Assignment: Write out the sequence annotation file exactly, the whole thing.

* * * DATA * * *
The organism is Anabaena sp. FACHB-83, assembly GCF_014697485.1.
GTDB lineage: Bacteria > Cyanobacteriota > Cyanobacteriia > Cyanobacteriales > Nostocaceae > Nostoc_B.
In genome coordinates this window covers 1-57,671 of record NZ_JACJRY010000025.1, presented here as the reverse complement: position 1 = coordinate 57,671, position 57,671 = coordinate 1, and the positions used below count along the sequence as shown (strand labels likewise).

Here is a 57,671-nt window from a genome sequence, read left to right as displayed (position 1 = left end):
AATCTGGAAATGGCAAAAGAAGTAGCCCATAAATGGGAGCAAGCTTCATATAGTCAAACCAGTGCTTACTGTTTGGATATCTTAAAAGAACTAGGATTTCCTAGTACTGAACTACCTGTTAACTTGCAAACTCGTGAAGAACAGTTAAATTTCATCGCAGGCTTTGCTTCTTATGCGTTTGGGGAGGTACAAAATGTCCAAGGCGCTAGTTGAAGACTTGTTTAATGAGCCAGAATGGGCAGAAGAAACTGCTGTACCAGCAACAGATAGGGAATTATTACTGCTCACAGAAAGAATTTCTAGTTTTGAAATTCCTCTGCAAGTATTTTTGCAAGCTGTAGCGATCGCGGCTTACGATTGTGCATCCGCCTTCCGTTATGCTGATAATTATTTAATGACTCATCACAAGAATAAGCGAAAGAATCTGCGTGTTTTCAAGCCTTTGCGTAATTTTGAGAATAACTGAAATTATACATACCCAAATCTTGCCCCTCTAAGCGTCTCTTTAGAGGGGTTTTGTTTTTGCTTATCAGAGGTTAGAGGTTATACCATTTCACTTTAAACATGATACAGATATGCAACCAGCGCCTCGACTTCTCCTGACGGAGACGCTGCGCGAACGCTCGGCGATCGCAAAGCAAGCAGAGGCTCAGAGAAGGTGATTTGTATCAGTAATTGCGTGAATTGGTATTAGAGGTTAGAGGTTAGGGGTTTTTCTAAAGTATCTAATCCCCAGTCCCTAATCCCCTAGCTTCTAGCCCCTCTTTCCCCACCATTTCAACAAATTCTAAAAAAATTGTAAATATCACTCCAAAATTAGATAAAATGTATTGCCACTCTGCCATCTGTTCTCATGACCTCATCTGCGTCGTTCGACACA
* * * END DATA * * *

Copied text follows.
The organism is Anabaena sp. FACHB-83, assembly GCF_014697485.1.
GTDB lineage: Bacteria > Cyanobacteriota > Cyanobacteriia > Cyanobacteriales > Nostocaceae > Nostoc_B.
In genome coordinates this window covers 1-57,671 of record NZ_JACJRY010000025.1, presented here as the reverse complement: position 1 = coordinate 57,671, position 57,671 = coordinate 1, and the positions used below count along the sequence as shown (strand labels likewise).

Here is a 57,671-nt window from a genome sequence, read left to right as displayed (position 1 = left end):
AATCTGGAAATGGCAAAAGAAGTAGCCCATAAATGGGAGCAAGCTTCATATAGTCAAACCAGTGCTTACTGTTTGGATATCTTAAAAGAACTAGGATTTCCTAGTACTGAACTACCTGTTAACTTGCAAACTCGTGAAGAACAGTTAAATTTCATCGCAGGCTTTGCTTCTTATGCGTTTGGGGAGGTACAAAATGTCCAAGGCGCTAGTTGAAGACTTGTTTAATGAGCCAGAATGGGCAGAAGAAACTGCTGTACCAGCAACAGATAGGGAATTATTACTGCTCACAGAAAGAATTTCTAGTTTTGAAATTCCTCTGCAAGTATTTTTGCAAGCTGTAGCGATCGCGGCTTACGATTGTGCATCCGCCTTCCGTTATGCTGATAATTATTTAATGACTCATCACAAGAATAAGCGAAAGAATCTGCGTGTTTTCAAGCCTTTGCGTAATTTTGAGAATAACTGAAATTATACATACCCAAATCTTGCCCCTCTAAGCGTCTCTTTAGAGGGGTTTTGTTTTTGCTTATCAGAGGTTAGAGGTTATACCATTTCACTTTAAACATGATACAGATATGCAACCAGCGCCTCGACTTCTCCTGACGGAGACGCTGCGCGAACGCTCGGCGATCGCAAAGCAAGCAGAGGCTCAGAGAAGGTGATTTGTATCAGTAATTGCGTGAATTGGTATTAGAGGTTAGAGGTTAGGGGTTTTTCTAAAGTATCTAATCCCCAGTCCCTAATCCCCTAGCTTCTAGCCCCTCTTTCCCCACCATTTCAACAAATTCTAAAAAAATTGTAAATATCACTCCAAAATTAGATAAAATGTATTGCCACTCTGCCATCTGTTCTCATGACCTCATCTGCGTCGTTCGACACA